In Defense of Marvel Studios’ Work-In-Progress Third Acts

While Marvel Studios’ third acts are often criticized, creatives at the studio ensure they’re always striving to better them.

We’ve previously written about how Marvel Studios continues to innovate and where it could improve. Marvel Cinematic Universe projects are often critiqued for prioritizing spectacle over emotional and thematic resonance in its third acts. At the same time, it’s clear from interviews that the studio seriously contemplates the decisions that go into their finales. This deliberation allows the studio to experiment. While experiments can result in occasional falters, it is a long-term approach that succeeds more often than not in resonant finales. 

Marvel Reveals Another MCU Mystery Dragon on New Shang-Chi Poster - The  Direct

Marvel Studios’ films and tv series are often reviewed as sacrificing satisfying conflict resolution for spectacle in their third acts. This is also an element those making the films are aware of and are always working to improve. Nat Sanders, one of the editors of Shang-Chi and the Legend of the Ten Rings, described on The Rough Cut podcast how the third act was a main focus to improve during the pandemic shutdown:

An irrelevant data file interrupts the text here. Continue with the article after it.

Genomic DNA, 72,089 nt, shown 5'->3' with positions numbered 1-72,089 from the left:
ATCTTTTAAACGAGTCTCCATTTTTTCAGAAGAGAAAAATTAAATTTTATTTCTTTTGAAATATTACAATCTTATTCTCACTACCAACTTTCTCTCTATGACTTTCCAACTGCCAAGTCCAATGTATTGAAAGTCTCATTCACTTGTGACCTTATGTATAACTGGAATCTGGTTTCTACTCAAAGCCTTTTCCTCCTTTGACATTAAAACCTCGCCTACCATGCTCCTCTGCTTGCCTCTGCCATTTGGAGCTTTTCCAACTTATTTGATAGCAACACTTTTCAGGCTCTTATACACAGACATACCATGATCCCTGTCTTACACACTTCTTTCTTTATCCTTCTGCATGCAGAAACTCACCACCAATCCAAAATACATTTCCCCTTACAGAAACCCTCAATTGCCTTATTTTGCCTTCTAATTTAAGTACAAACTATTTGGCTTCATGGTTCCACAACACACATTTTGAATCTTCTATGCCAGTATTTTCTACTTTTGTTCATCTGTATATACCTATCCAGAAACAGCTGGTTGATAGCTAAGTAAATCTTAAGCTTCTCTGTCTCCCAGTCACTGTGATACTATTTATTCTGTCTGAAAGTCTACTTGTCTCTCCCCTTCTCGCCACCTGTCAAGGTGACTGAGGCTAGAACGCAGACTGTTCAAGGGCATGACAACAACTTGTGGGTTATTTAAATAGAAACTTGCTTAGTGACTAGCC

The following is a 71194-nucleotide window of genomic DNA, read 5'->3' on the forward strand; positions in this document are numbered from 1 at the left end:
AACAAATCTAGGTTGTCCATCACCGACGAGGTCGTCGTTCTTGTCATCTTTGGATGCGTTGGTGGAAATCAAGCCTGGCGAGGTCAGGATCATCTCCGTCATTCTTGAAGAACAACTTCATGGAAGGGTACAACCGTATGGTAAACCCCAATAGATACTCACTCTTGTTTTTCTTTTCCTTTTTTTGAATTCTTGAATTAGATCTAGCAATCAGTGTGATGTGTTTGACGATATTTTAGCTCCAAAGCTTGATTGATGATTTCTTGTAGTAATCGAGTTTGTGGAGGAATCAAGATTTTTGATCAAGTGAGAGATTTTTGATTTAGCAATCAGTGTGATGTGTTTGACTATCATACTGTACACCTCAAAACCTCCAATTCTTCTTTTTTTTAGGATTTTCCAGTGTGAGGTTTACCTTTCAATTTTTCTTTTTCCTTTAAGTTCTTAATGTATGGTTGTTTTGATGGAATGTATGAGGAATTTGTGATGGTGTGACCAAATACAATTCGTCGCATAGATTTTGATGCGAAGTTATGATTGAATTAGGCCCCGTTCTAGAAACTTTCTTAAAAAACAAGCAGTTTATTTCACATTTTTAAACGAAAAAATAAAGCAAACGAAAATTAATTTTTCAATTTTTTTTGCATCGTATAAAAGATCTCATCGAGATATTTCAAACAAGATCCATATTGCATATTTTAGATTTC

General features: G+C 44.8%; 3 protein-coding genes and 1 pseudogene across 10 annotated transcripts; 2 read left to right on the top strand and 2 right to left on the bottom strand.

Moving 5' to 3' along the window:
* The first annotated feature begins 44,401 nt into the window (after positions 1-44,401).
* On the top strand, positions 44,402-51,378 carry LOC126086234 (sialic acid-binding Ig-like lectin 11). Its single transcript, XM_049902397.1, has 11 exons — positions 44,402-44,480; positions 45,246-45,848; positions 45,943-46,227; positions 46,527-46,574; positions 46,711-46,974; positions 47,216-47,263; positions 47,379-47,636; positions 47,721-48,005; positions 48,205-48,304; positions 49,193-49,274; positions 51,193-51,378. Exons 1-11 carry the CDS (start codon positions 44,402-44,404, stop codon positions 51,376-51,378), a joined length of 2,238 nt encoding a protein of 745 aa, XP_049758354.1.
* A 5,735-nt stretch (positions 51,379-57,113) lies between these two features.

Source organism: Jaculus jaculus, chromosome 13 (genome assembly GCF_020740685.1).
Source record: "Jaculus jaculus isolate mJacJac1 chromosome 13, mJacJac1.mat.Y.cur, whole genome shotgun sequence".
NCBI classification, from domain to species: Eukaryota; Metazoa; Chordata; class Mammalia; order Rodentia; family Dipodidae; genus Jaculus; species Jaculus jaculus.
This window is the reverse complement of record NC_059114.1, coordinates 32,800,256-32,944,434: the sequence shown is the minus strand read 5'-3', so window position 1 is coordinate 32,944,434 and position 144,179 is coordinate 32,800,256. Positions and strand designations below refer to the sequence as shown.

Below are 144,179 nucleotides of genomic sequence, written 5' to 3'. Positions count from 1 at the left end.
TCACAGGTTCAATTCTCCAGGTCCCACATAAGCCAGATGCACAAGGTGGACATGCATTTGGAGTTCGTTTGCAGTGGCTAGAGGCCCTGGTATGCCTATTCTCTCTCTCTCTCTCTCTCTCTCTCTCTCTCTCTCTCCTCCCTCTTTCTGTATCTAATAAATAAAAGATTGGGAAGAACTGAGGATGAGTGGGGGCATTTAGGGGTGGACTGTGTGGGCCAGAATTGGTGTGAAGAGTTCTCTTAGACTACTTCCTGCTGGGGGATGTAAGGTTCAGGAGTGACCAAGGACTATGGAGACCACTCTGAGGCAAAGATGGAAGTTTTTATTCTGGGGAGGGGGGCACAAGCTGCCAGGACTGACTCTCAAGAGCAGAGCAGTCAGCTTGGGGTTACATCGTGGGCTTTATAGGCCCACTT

“We had a hiatus period, we had to shut down and before we came back up, along with really cutting and refining the 6 weeks worth of material we had at that point, our other main big focus was pre-vizing the third act and really continuing to develop the third act because it felt potentially just a hair underbaked in the script, compared to everything else, and we thought there was more to keep working on, so it ended up before a really great thing that we had that time for that part.”

Nat Sanders

The editors also spoke about how Marvel Studios emboldened them to make big decisions with the director Destin Daniel Cretton. They mention cutting half an hour out of the third act, and  how these were considered good value even if a change in look for one character cost more than the entire budget of another film. Harry Yoon, another one of the editors, mentions how this empowered decision making met with an experimental attitude that focused towards continually improving the film’s emotional conclusion: 

“[With the Marvel Studios producers] there was this attitude of ‘if we can make it 5% better or 3% better by addressing this one comment, then let’s try it.’ […] After a while you start to feel like you have permission within Marvel to make bold decisions […] That’s where it got very exciting towards the end, once we started to understand that character, story and audience were the big priorities and not these other things.

Harry Yoon

All of this suggests Marvel Studios keeps its collaborative spirit from within the Parliament, and extends it out to their project-based collaborators. This in of itself keeps fresh while also consistent. Regardless of personal opinions on the matter, it is a process that strives to keep improving. 

doctor strange variants